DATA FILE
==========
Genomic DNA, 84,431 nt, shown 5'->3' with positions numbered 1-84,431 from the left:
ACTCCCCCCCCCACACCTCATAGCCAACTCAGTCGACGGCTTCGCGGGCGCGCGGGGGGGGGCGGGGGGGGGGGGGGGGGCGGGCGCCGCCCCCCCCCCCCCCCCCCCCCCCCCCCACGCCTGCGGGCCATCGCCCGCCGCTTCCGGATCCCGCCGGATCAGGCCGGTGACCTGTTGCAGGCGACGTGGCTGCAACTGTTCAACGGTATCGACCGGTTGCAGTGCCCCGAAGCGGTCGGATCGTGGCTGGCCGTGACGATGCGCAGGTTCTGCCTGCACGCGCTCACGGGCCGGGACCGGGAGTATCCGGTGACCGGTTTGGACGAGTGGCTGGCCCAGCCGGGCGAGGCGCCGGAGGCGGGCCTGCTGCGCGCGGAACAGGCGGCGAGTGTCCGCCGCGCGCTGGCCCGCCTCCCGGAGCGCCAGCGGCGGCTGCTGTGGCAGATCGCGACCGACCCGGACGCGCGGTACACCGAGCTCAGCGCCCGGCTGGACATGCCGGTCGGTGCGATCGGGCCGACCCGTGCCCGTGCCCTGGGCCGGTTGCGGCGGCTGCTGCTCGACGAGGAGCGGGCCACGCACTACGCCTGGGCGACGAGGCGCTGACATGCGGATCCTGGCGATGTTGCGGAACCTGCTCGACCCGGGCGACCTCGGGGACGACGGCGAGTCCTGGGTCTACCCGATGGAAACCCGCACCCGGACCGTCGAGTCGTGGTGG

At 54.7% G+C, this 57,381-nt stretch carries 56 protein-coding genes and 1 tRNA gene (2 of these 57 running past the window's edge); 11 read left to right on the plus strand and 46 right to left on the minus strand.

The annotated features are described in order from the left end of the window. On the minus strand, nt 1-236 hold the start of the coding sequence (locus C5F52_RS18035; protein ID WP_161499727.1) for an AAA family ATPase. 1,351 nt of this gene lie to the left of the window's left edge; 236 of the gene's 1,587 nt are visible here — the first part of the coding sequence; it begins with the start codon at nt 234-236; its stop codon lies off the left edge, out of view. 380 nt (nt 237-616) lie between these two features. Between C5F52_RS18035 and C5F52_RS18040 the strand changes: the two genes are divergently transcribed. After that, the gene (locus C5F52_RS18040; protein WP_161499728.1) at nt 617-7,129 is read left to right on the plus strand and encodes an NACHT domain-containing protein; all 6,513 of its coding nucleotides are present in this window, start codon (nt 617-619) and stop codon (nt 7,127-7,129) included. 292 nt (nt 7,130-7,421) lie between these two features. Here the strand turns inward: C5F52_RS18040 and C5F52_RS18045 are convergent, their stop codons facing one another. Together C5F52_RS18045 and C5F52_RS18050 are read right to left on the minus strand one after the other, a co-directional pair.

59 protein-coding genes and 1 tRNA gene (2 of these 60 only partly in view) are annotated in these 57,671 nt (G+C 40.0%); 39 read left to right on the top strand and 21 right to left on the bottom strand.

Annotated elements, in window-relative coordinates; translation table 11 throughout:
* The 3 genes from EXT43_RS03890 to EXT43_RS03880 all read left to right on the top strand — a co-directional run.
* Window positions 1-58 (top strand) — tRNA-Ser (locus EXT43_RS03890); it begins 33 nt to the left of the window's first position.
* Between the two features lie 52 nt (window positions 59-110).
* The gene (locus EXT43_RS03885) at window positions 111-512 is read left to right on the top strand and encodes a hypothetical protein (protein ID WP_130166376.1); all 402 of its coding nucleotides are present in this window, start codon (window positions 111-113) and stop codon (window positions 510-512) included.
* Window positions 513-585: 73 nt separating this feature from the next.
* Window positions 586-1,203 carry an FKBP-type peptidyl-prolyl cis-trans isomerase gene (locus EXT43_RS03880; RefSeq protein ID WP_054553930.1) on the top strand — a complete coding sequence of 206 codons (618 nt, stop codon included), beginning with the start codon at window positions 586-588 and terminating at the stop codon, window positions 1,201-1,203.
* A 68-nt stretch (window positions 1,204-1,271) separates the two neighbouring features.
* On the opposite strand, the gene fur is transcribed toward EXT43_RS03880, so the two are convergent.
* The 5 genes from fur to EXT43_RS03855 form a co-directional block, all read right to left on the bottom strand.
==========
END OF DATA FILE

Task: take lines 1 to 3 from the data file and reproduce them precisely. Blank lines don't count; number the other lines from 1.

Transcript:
Genomic DNA, 84,431 nt, shown 5'->3' with positions numbered 1-84,431 from the left:
ACTCCCCCCCCCACACCTCATAGCCAACTCAGTCGACGGCTTCGCGGGCGCGCGGGGGGGGGCGGGGGGGGGGGGGGGGGCGGGCGCCGCCCCCCCCCCCCCCCCCCCCCCCCCCCACGCCTGCGGGCCATCGCCCGCCGCTTCCGGATCCCGCCGGATCAGGCCGGTGACCTGTTGCAGGCGACGTGGCTGCAACTGTTCAACGGTATCGACCGGTTGCAGTGCCCCGAAGCGGTCGGATCGTGGCTGGCCGTGACGATGCGCAGGTTCTGCCTGCACGCGCTCACGGGCCGGGACCGGGAGTATCCGGTGACCGGTTTGGACGAGTGGCTGGCCCAGCCGGGCGAGGCGCCGGAGGCGGGCCTGCTGCGCGCGGAACAGGCGGCGAGTGTCCGCCGCGCGCTGGCCCGCCTCCCGGAGCGCCAGCGGCGGCTGCTGTGGCAGATCGCGACCGACCCGGACGCGCGGTACACCGAGCTCAGCGCCCGGCTGGACATGCCGGTCGGTGCGATCGGGCCGACCCGTGCCCGTGCCCTGGGCCGGTTGCGGCGGCTGCTGCTCGACGAGGAGCGGGCCACGCACTACGCCTGGGCGACGAGGCGCTGACATGCGGATCCTGGCGATGTTGCGGAACCTGCTCGACCCGGGCGACCTCGGGGACGACGGCGAGTCCTGGGTCTACCCGATGGAAACCCGCACCCGGACCGTCGAGTCGTGGTGG

At 54.7% G+C, this 57,381-nt stretch carries 56 protein-coding genes and 1 tRNA gene (2 of these 57 running past the window's edge); 11 read left to right on the plus strand and 46 right to left on the minus strand.